A campaign is being launched to protect the distinctive character of English rural towns amid fears they are turning into bland clones of each other.
Chester has retained its character but many other places struggle
The Campaign to Protect Rural England says unique market town high streets are being increasingly dominated by takeaway outlets and chain stores.
And local materials are rarely used for house building, according to its new report The Lie of the Land.
"All it takes for blandness to triumph is to let events take their course," head of rural policy at CPRE Tom Oliver said.
The CPRE warns action is needed soon or the "richly distinctive character of our local landscapes will be gone forever".
Mr Oliver cited "miserably designed housing, futile attempts to build our way out of traffic congestion and inadequate attempts to give farming a purpose" that added to the sense of "anywhere and nowhere."
A recent market town survey by the group highlighted how towns had changed for the worse in the past 15 years with fewer parks and unimaginative house design.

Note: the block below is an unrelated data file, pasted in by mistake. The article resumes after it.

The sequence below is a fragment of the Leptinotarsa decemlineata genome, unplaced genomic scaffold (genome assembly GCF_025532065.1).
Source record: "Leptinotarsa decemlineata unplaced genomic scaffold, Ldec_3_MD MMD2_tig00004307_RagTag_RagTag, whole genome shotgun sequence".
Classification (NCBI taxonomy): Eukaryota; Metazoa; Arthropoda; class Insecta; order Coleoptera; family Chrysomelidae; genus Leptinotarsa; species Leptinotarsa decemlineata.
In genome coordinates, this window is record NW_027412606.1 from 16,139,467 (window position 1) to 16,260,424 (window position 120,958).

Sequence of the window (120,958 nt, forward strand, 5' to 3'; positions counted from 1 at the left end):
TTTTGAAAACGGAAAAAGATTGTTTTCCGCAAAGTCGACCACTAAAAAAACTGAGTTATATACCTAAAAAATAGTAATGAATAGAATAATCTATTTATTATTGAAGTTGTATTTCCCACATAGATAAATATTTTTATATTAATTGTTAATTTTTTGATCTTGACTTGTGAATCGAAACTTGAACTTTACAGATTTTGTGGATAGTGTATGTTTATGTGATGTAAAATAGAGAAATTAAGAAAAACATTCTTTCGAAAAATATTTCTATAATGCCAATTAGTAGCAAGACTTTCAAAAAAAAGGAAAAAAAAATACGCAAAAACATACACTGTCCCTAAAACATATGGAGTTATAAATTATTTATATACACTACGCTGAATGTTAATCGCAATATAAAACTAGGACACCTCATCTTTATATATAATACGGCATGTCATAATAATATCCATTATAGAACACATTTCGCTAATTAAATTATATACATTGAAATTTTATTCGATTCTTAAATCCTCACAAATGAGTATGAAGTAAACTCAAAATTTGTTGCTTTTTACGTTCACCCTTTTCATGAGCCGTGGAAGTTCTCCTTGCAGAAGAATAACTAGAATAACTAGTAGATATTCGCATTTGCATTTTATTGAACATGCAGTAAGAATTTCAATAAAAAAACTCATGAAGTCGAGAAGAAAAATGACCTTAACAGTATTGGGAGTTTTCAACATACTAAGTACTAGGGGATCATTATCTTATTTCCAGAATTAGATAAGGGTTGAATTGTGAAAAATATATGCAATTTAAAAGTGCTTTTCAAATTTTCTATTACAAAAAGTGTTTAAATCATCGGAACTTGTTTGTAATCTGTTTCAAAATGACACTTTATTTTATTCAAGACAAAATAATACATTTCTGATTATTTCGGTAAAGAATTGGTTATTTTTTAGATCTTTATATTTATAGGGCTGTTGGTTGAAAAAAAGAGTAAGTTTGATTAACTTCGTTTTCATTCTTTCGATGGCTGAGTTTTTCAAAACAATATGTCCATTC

A recent development in Ledbury, Herefordshire, came in for harsh criticism.
The Design Award Committee said: "It could be anywhere from Milton Keynes to Welwyn Garden City.
"In Ledbury, traffic levels and road layouts are such that it is not possible to walk or cycle with children along roads from the town centre to the surrounding countryside."
New developments in Alcester, Warwickshire, were also censured for not using local materials.
"In recent years the high street has become dominated by charity shops, takeaways and financial service outlets," the survey found.
And Carnforth, in Lancashire, was found to have only one green open space and a lack of amenities for youngsters.
Mr Oliver said: "In the absence of swift and effective action by government or business, it is down to all of us to decide whether countryside character stays or goes."
The CPRE has suggested a package of measures which includes surveying the local
landscapes and creating a visual and written archive.
Also it suggests producing local landscape character assessments and promoting these in local
planning and management decisions.